• Paul A. Bean (unregistered)

    Have you got my comment yet? Well, have you? C'mon, don't leave me hangin' bud, respond! I'm frist and all, but still, gimme some credit! Hello? Are you there?

  • Fubar (unregistered)

    Hmmm, I'm sure my Ex had a stalker that said pretty much the same thing to her :/

  • Jayman (cs)

    Wow. Slightly psychotic boss. Considering how much I value my personal time, I don't think I could have handled it as well as (or as long as) Victor...

  • Mike Caron (unregistered)
    hey u there
  • Fred (unregistered)

    John is insecure and has abandonment issues.

  • RBoy (unregistered) in reply to Paul A. Bean
    Paul A. Bean:
    Have you got my comment yet? Well, have you? C'mon, don't leave me hangin' bud, respond! I'm frist and all, but still, gimme some credit! Hello? Are you there?

    Let me know b4 you post frist, k?

  • Paul A. Bean (unregistered)

    No.

  • Mike Caron (unregistered) in reply to Mike Caron
    did u run awy??????
  • highphilosopher (unregistered)

    It may sound funny for a boss to worry about someone disappearing, but my first job was to replace the developer of a web based company that went to lunch one day, and didn't come back. He called six months after I started and apologized saying, "He just couldn't take it anymore". I lasted there for 3 1/2 years before I had the same response. At least I put in two weeks though!

    Captcha: Populus - Combination of popping a number off a stack and adding to it.

  • anon (unregistered)

    have u finished writing ur comment???

  • Procedural (unregistered)

    Come back tomorrow, 'k ? There'll be another article. Don't forget !

  • ConstantLurker (unregistered)

    uhm... check in tomorrow again k??

  • Anon (unregistered)

    TRWTF is that there are people who think abbreviating text messages that way is acceptable.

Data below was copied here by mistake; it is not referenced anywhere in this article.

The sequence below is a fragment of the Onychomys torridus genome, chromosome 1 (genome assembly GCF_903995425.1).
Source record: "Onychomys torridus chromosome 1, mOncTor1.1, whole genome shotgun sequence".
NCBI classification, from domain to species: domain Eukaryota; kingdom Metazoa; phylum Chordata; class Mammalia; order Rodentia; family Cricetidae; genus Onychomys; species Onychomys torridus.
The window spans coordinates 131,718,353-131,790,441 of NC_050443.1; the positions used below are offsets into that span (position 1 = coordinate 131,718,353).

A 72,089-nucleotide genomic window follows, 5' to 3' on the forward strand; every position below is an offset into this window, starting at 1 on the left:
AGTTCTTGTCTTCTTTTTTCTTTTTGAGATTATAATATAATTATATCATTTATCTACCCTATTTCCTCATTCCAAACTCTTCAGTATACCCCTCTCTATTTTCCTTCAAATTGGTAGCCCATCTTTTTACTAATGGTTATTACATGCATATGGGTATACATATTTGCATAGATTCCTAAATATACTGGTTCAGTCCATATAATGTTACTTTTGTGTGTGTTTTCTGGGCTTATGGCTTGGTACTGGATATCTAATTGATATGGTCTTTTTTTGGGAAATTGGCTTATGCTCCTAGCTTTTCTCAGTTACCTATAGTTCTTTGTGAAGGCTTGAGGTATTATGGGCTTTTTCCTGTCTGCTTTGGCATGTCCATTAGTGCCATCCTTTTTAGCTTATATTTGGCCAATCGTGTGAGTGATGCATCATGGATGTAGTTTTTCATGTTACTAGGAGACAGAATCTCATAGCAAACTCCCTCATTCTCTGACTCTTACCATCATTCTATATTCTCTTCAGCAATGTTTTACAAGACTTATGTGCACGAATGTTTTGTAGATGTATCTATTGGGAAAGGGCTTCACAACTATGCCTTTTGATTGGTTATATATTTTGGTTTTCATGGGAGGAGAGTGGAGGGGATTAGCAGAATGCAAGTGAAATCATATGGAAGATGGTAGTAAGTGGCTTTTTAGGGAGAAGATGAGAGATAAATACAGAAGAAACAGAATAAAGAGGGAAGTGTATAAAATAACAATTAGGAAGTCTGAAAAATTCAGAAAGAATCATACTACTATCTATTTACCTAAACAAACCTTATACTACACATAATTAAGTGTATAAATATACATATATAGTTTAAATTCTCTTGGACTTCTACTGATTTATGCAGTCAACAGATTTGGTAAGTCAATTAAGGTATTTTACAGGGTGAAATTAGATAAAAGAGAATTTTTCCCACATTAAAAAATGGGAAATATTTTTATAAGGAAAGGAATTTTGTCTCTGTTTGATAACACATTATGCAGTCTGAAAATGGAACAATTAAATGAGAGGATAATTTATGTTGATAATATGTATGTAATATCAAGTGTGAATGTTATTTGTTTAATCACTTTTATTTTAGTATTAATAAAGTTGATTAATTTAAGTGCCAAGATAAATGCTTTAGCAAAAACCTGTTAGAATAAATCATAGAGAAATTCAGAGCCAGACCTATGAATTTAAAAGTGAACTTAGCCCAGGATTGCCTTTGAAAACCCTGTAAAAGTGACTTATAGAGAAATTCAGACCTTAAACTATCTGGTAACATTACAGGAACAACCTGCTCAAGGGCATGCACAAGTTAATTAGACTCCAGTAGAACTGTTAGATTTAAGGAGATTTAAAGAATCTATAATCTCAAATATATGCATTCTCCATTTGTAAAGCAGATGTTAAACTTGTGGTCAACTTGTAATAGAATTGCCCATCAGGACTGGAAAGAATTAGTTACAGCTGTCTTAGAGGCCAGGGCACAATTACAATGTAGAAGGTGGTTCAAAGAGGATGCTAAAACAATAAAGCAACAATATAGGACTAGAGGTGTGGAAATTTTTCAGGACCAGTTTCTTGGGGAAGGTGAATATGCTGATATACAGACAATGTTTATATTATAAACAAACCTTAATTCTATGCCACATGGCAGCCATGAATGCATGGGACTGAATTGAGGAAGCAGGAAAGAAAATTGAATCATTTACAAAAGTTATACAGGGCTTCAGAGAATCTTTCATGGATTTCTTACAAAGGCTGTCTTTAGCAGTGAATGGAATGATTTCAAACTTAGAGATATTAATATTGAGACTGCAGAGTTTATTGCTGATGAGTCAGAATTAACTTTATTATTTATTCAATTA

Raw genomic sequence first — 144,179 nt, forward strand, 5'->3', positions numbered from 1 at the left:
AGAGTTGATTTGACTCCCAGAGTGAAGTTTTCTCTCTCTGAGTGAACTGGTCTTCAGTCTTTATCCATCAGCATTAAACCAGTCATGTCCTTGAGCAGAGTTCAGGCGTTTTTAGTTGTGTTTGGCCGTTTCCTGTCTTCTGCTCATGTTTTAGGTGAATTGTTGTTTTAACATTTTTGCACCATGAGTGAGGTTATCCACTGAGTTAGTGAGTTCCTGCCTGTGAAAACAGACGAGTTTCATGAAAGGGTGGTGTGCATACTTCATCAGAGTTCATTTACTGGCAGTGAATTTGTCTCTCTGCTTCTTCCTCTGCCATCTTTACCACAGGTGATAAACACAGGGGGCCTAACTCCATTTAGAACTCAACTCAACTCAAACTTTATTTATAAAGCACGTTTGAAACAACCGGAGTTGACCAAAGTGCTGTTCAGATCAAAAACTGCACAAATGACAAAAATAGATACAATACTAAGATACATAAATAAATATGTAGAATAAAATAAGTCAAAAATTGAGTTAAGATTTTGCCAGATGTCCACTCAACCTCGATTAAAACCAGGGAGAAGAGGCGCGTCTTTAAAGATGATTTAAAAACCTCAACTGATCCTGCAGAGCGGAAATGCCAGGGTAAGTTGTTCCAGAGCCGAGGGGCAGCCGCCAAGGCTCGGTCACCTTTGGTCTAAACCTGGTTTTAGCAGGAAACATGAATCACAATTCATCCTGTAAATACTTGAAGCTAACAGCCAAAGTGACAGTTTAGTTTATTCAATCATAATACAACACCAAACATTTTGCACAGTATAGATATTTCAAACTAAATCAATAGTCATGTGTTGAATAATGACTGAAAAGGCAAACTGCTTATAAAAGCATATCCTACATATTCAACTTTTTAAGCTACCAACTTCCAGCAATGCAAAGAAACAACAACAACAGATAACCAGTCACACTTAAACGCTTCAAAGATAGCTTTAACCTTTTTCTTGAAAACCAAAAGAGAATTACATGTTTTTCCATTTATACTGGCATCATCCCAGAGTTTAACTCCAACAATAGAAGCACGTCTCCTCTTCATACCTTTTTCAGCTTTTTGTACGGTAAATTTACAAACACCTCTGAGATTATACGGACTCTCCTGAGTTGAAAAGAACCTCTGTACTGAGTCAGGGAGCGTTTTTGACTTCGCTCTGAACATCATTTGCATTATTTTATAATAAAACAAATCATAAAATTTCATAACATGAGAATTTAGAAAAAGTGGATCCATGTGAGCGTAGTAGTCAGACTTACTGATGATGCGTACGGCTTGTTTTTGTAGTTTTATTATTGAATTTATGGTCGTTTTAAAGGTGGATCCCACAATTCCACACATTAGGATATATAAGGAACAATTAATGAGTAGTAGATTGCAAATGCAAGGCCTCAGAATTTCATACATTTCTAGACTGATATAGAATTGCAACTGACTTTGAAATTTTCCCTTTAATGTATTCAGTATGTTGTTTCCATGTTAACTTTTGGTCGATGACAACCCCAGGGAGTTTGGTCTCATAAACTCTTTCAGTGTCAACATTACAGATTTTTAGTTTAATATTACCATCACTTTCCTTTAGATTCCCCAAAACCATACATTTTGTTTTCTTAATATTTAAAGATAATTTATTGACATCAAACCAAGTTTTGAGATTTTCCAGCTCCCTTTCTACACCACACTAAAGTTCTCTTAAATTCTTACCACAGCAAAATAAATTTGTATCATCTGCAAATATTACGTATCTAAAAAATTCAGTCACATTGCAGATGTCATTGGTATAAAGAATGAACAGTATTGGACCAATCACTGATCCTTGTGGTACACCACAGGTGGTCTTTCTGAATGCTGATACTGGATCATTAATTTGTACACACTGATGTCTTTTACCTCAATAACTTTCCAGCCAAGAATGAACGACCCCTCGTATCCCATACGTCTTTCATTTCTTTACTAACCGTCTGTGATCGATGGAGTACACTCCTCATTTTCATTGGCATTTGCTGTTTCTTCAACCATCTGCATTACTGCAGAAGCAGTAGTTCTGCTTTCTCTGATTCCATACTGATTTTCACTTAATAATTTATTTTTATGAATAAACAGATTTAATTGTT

Seriously, "ure"?

  • Procedural (unregistered) in reply to Fubar
    Fubar:
    Hmmm, I'm sure my Ex had a stalker that said pretty much the same thing to her :/

    Sounds like you would personally know about that !

  • toth (cs) in reply to Fubar
    Fubar:
    Hmmm, I'm sure my Ex had a stalker that said pretty much the same thing to her :/

    Would that be you, by any chance?

  • Anon (unregistered)

    The lesson for today is to not give you boss your cell phone number.

  • Some Guy (unregistered) in reply to Procedural
    Procedural:
    Fubar:
    Hmmm, I'm sure my Ex had a stalker that said pretty much the same thing to her :/

    Sounds like you would personally know about that !

    Pwned :-P

  • Steenbergh (unregistered)

    So I take it the phone used for all this texting was provided by the boss?

  • acc (unregistered) in reply to Steenbergh

    ssssseee

  • akatherder (cs)

    That's just scary. During the interview, it's fair to ask if anything is expected of you outside normal business hours. However, you won't get an honest answer to that question, especially from the people who have the most to hide.